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New Unreleased Recordings From Wes Montgomery With The Wynton Kelly Trio



JGT Contributor Joe Barth provides some interesting perspectives on the new album, Wes Montgomery Maximum Swing: The Unissued 1965 Half Note Recordings with the Wynton Kelly Trio

Maximum Swing: The Unissued 1965 Half Note Recordings are the previously unreleased recordings from Wes Montgomery with the Wynton Kelly Trio at the famed Half Note jazz club in New York City. In my twenty-five years of interviewing the greatest jazz guitarist in the world, I always ask for what they consider the most influential jazz guitar album. About 75% of these guitarists tell me that the jazz guitar album that has influenced them the most is Wes Montgomery’s Smokin’ at the Half Note. This album featured Wes with the Wynton Kelly Trio with Kelly on piano, Paul Chambers on bass, and Jimmy Cobb on drums.  It was recorded live in June 1965 at the Half Note Club in New York City and at Rudy Van Gelder Studios in New Jersey in September 1965.  On the original Half Note record only two songs were recorded at the club and the others were performed at the club but producer, Creed Taylor, wanted them re-recorded at Van Gelder’s studio in September.

Releases December 1, 2023

In this new Maximum Swing 2-CD album, we have over two hours of the Half Note live recordings of Wes with pianist Wynton Kelly, drummer Jimmy Cobb, and bassists Paul Chambers, Ron Carter, Herman Wright, and Larry Ridley.  The Wynton Kelly trio was Miles Davis’ rhythm section from 1959-1963 and this rhythm section inspired Wes’ playing to new heights.  This new Resonance Records release has all the Wes and Trio Half Note recordings of September 24, 1965, and November 5, 12, and 19, 1964 that were recorded for various radio broadcasts.

Read what some of the jazz-guitar greats say about the importance of the Wes Montgomery–Wynton Kelly Trio and the Half Note sessions: 

Pat Metheny…

Wes Montgomery’s Smokin’ at the Half Note is certainly number one.  That record just defined so many things for me.  Rhythm section playing, melodic playing, Wes’s solo on “If You Could See Now” is the greatest guitar solo I have ever heard.  That’s the one.  It is like Coleman Hawkin’s solo on “Body and Soul” or some of the other great solos to me. That solo is the ideal, perfect improvised statement that any guitarist has ever made.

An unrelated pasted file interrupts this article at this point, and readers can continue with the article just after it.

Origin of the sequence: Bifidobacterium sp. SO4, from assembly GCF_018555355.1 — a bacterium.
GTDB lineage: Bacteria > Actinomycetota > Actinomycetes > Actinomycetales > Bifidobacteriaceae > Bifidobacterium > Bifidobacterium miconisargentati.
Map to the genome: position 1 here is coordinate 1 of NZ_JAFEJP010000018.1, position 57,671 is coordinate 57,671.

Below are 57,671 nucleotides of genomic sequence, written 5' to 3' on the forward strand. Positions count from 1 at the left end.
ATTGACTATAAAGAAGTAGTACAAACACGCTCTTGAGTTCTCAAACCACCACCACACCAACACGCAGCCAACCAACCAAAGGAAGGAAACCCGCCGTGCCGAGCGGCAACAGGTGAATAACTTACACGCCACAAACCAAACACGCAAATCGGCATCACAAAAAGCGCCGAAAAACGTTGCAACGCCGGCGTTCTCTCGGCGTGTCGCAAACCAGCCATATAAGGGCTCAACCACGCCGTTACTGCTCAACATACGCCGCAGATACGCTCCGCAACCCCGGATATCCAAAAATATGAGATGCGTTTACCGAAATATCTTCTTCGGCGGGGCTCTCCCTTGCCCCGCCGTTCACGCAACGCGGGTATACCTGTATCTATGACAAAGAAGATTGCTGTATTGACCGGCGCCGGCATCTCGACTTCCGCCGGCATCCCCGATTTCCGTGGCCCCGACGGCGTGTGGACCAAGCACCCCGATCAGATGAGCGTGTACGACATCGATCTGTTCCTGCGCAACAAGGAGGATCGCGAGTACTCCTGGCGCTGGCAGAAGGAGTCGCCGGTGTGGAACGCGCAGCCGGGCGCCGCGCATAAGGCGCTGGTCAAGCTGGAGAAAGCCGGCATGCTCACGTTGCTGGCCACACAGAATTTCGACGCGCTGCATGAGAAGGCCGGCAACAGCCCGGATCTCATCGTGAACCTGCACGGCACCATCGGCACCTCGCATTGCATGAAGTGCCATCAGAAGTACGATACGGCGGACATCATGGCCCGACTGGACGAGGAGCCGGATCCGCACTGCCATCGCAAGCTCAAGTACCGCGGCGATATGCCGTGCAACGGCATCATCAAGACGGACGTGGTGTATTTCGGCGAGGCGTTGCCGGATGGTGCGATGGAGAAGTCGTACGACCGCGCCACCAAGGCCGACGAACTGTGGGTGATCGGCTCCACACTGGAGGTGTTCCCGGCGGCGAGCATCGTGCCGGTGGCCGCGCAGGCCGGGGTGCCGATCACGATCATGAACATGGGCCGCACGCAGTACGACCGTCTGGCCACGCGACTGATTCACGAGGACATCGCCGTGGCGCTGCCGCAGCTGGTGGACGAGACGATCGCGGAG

John Scofield…

Wes Montgomery’s Smokin’ at the Half Note is just some of the best jazz ever played on the guitar, especially the song “No Blues.”  To me, it represents an incredibly inspired performance that just really swings so hard.  I thought to myself, “I will never play the way Wes plays on that album, it is just too hard.”  The chords, it was unfathomable, and even now I still don’t see how he pulled it off and did it with such a snap. I felt that if I just practiced hard enough, I could play as fast as Pat Martino. With Jim Hall, I thought that if I just got into the feel of the music enough, I could play like him.  But with Wes, forget it, (laughter) it’s just not in me.   

Mike Stern…

Wes Montgomery’s Smokin’ at the Half Note, his swing and time feel are so great on that record.  His solos are so melodic and developed.  They just build so well.  I also love the warm sound he gets from his thumb. I try to get that warm sound in my own way through the Tele-style guitar that I play.  I try to get a fat sound through the way I process my sound.  I also loved the way Wes phrases his solos on that album. 

Dave Stryker…

What can you say about Wes that hasn’t been said?  He has the hippest lines played with heart, soul, and great feel.  He has a beautiful touch with his thumb.  This is a solo that I feel all my students should transcribe.  This song is built on the changes of “Summertime.”  Students see how a master plays through certain changes.  Not that you would play the exact solo on a gig but when one learns solos like these, some of this comes through as a player.

John Hart…

Wes Montgomery Smokin’ at the Half Note. It is loose and swinging, Wes is guesting with the Wynton Kelly trio who did so many recordings with Miles. Classic solos on “No Blues” and “If You Could See Me Now.” We get to hear Wes really stretching out in a live setting.

These 2 CDs also come with a 51-page booklet filled with notes, interviews and reminisces by Bill Frisell, Mike Stern, Herbie Hancock, and others.  There is also a great article and track by track breakdown by author Bill Milkowski.

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